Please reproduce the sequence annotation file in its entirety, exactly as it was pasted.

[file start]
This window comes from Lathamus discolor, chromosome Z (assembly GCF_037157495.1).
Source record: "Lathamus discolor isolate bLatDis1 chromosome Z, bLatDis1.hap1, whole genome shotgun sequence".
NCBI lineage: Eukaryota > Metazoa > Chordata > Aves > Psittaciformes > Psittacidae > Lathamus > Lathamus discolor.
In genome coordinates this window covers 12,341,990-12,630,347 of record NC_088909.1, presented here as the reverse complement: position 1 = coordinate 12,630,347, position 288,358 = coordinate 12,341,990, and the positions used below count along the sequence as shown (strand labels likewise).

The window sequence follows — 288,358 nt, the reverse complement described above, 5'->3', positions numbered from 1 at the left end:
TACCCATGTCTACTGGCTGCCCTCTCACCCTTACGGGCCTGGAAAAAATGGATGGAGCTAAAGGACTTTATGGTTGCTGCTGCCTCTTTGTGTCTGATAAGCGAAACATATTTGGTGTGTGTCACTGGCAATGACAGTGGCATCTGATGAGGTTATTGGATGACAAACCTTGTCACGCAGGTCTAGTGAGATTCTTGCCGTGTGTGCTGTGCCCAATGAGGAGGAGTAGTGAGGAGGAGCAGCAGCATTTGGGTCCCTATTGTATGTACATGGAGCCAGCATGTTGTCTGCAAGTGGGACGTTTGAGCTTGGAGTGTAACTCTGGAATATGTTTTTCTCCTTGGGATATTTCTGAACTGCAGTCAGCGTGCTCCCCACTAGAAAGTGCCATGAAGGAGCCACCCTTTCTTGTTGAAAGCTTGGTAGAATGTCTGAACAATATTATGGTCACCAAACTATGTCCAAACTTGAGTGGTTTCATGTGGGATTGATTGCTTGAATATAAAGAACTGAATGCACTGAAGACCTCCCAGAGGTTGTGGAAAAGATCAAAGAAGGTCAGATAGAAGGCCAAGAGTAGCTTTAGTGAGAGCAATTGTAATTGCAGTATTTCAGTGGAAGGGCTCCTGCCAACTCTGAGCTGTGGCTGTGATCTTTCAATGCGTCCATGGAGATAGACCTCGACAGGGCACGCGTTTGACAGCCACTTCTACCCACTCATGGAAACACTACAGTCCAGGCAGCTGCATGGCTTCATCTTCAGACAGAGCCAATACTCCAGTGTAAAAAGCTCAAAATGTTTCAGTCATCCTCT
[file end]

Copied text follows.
This window comes from Lathamus discolor, chromosome Z (assembly GCF_037157495.1).
Source record: "Lathamus discolor isolate bLatDis1 chromosome Z, bLatDis1.hap1, whole genome shotgun sequence".
NCBI lineage: Eukaryota > Metazoa > Chordata > Aves > Psittaciformes > Psittacidae > Lathamus > Lathamus discolor.
In genome coordinates this window covers 12,341,990-12,630,347 of record NC_088909.1, presented here as the reverse complement: position 1 = coordinate 12,630,347, position 288,358 = coordinate 12,341,990, and the positions used below count along the sequence as shown (strand labels likewise).

The window sequence follows — 288,358 nt, the reverse complement described above, 5'->3', positions numbered from 1 at the left end:
TACCCATGTCTACTGGCTGCCCTCTCACCCTTACGGGCCTGGAAAAAATGGATGGAGCTAAAGGACTTTATGGTTGCTGCTGCCTCTTTGTGTCTGATAAGCGAAACATATTTGGTGTGTGTCACTGGCAATGACAGTGGCATCTGATGAGGTTATTGGATGACAAACCTTGTCACGCAGGTCTAGTGAGATTCTTGCCGTGTGTGCTGTGCCCAATGAGGAGGAGTAGTGAGGAGGAGCAGCAGCATTTGGGTCCCTATTGTATGTACATGGAGCCAGCATGTTGTCTGCAAGTGGGACGTTTGAGCTTGGAGTGTAACTCTGGAATATGTTTTTCTCCTTGGGATATTTCTGAACTGCAGTCAGCGTGCTCCCCACTAGAAAGTGCCATGAAGGAGCCACCCTTTCTTGTTGAAAGCTTGGTAGAATGTCTGAACAATATTATGGTCACCAAACTATGTCCAAACTTGAGTGGTTTCATGTGGGATTGATTGCTTGAATATAAAGAACTGAATGCACTGAAGACCTCCCAGAGGTTGTGGAAAAGATCAAAGAAGGTCAGATAGAAGGCCAAGAGTAGCTTTAGTGAGAGCAATTGTAATTGCAGTATTTCAGTGGAAGGGCTCCTGCCAACTCTGAGCTGTGGCTGTGATCTTTCAATGCGTCCATGGAGATAGACCTCGACAGGGCACGCGTTTGACAGCCACTTCTACCCACTCATGGAAACACTACAGTCCAGGCAGCTGCATGGCTTCATCTTCAGACAGAGCCAATACTCCAGTGTAAAAAGCTCAAAATGTTTCAGTCATCCTCT